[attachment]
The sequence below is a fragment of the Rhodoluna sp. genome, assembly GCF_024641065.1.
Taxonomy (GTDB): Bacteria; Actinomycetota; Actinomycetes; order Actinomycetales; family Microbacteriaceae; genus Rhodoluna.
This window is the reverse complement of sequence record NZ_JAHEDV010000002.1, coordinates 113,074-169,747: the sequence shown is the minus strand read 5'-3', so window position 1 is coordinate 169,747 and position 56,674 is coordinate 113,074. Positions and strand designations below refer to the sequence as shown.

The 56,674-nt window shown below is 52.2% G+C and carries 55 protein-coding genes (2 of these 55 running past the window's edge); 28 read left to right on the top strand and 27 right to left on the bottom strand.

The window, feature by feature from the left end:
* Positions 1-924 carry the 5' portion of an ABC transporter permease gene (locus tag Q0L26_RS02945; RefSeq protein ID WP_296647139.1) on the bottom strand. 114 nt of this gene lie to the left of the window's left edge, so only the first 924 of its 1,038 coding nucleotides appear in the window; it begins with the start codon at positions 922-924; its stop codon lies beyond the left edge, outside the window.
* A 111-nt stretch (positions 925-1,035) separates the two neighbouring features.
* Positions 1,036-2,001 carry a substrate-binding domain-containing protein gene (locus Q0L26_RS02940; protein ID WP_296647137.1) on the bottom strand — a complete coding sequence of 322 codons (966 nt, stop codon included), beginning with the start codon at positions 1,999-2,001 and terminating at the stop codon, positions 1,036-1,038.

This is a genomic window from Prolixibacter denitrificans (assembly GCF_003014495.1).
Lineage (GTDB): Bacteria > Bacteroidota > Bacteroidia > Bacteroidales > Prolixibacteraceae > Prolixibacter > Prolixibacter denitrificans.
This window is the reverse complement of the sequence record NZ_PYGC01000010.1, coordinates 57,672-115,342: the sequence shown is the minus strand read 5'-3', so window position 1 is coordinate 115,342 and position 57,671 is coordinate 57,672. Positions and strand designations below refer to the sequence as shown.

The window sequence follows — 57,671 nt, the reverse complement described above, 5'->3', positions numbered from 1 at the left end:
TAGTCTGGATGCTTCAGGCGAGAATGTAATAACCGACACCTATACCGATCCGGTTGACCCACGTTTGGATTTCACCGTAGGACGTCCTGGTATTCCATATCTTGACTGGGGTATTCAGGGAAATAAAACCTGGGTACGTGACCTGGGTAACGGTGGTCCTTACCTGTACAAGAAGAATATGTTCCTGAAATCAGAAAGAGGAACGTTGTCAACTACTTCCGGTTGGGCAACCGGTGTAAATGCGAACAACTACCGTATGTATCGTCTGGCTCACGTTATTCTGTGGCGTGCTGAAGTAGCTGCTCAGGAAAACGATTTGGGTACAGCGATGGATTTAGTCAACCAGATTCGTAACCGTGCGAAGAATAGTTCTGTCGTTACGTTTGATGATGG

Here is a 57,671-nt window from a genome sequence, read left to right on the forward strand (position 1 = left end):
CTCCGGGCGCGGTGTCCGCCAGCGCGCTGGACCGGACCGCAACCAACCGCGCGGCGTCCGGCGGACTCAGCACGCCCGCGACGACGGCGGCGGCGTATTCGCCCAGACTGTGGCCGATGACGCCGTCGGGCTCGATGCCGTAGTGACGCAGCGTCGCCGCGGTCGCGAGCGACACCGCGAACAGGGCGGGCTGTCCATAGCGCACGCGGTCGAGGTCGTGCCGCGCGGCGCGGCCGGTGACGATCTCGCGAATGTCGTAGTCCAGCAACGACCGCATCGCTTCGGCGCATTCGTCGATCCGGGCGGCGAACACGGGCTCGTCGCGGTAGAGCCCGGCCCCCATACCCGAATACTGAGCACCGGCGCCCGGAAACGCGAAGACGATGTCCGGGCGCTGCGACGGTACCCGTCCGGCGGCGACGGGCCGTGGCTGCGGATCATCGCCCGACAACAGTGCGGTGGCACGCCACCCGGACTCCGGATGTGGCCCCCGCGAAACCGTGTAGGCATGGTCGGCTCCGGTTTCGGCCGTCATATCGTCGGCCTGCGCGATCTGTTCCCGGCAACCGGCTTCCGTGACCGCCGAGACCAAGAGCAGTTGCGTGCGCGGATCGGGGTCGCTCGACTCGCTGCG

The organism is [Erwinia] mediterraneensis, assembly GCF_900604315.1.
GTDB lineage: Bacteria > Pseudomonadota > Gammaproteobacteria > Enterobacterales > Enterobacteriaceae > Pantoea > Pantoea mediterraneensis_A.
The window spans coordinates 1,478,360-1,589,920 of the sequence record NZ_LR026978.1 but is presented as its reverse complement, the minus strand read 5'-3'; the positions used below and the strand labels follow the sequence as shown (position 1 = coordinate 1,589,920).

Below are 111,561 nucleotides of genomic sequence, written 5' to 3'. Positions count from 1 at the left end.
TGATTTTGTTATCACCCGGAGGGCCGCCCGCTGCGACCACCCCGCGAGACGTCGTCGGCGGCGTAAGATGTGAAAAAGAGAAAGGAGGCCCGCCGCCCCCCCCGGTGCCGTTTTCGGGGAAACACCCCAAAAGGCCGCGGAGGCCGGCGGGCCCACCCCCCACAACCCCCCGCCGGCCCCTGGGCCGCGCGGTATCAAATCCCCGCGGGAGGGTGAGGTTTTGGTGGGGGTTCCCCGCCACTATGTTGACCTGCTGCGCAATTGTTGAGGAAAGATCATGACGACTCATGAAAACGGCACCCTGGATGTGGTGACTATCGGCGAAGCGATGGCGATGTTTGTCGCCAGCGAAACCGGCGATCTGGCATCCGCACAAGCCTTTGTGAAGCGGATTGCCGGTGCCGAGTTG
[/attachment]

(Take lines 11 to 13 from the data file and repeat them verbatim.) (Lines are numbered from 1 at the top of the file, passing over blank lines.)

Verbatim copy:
This window is the reverse complement of the sequence record NZ_PYGC01000010.1, coordinates 57,672-115,342: the sequence shown is the minus strand read 5'-3', so window position 1 is coordinate 115,342 and position 57,671 is coordinate 57,672. Positions and strand designations below refer to the sequence as shown.

The window sequence follows — 57,671 nt, the reverse complement described above, 5'->3', positions numbered from 1 at the left end:
TAGTCTGGATGCTTCAGGCGAGAATGTAATAACCGACACCTATACCGATCCGGTTGACCCACGTTTGGATTTCACCGTAGGACGTCCTGGTATTCCATATCTTGACTGGGGTATTCAGGGAAATAAAACCTGGGTACGTGACCTGGGTAACGGTGGTCCTTACCTGTACAAGAAGAATATGTTCCTGAAATCAGAAAGAGGAACGTTGTCAACTACTTCCGGTTGGGCAACCGGTGTAAATGCGAACAACTACCGTATGTATCGTCTGGCTCACGTTATTCTGTGGCGTGCTGAAGTAGCTGCTCAGGAAAACGATTTGGGTACAGCGATGGATTTAGTCAACCAGATTCGTAACCGTGCGAAGAATAGTTCTGTCGTTACGTTTGATGATGG